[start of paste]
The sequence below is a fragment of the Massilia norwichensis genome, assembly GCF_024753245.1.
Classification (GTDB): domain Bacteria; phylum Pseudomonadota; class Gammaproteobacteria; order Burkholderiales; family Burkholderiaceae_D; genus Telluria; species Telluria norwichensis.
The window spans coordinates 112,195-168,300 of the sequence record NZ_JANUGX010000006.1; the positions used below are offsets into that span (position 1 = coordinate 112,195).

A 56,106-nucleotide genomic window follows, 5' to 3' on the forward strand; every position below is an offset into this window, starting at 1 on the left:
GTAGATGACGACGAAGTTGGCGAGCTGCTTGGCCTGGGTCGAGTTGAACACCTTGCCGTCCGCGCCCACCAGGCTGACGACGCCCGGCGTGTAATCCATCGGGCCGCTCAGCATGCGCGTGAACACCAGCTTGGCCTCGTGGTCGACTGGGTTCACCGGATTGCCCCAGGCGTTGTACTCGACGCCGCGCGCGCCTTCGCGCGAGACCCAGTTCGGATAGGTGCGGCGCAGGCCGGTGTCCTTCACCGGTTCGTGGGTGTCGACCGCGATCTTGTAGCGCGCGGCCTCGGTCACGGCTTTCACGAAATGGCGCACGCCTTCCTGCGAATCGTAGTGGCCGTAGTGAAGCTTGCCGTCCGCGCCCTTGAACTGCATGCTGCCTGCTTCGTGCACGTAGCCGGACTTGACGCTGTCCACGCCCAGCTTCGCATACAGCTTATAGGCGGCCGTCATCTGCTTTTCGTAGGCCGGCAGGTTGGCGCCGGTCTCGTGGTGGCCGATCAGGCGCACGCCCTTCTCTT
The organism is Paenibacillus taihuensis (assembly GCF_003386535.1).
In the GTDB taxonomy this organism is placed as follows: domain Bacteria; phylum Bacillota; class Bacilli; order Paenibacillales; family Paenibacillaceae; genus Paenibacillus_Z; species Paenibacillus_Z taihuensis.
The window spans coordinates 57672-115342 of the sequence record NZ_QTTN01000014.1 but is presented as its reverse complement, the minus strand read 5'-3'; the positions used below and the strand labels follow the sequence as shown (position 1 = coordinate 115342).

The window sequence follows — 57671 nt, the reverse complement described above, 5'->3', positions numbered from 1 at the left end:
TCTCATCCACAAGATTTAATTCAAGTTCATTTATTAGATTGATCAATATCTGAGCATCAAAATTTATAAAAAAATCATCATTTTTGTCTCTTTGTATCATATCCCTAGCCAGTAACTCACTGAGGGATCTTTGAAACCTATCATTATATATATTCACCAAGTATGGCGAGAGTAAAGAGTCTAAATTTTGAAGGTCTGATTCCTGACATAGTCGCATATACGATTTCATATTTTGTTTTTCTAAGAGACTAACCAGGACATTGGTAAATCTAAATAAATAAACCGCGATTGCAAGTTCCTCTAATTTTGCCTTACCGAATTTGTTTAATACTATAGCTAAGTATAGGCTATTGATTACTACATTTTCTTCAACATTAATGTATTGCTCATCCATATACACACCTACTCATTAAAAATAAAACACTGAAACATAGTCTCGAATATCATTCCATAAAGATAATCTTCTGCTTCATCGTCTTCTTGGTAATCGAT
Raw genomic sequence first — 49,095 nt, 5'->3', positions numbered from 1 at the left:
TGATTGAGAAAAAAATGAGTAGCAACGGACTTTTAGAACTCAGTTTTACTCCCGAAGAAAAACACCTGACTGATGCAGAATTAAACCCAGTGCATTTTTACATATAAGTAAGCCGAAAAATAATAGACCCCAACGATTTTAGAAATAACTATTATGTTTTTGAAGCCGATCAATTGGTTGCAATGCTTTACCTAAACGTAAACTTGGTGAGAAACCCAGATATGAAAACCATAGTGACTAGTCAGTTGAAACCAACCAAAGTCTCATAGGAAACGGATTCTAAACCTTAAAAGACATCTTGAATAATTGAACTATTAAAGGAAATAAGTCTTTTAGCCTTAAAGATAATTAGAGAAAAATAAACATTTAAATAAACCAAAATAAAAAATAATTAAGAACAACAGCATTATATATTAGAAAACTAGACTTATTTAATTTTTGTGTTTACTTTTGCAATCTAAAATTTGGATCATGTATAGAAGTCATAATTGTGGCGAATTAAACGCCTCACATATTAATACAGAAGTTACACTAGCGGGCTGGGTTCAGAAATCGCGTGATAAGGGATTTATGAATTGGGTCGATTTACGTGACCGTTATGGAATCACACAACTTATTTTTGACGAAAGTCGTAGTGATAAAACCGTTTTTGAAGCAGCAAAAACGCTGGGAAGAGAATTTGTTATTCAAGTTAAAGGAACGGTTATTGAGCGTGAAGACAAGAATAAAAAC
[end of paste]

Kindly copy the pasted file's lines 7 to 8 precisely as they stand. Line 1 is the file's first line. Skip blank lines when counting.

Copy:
In the GTDB taxonomy this organism is placed as follows: domain Bacteria; phylum Bacillota; class Bacilli; order Paenibacillales; family Paenibacillaceae; genus Paenibacillus_Z; species Paenibacillus_Z taihuensis.
The window spans coordinates 57672-115342 of the sequence record NZ_QTTN01000014.1 but is presented as its reverse complement, the minus strand read 5'-3'; the positions used below and the strand labels follow the sequence as shown (position 1 = coordinate 115342).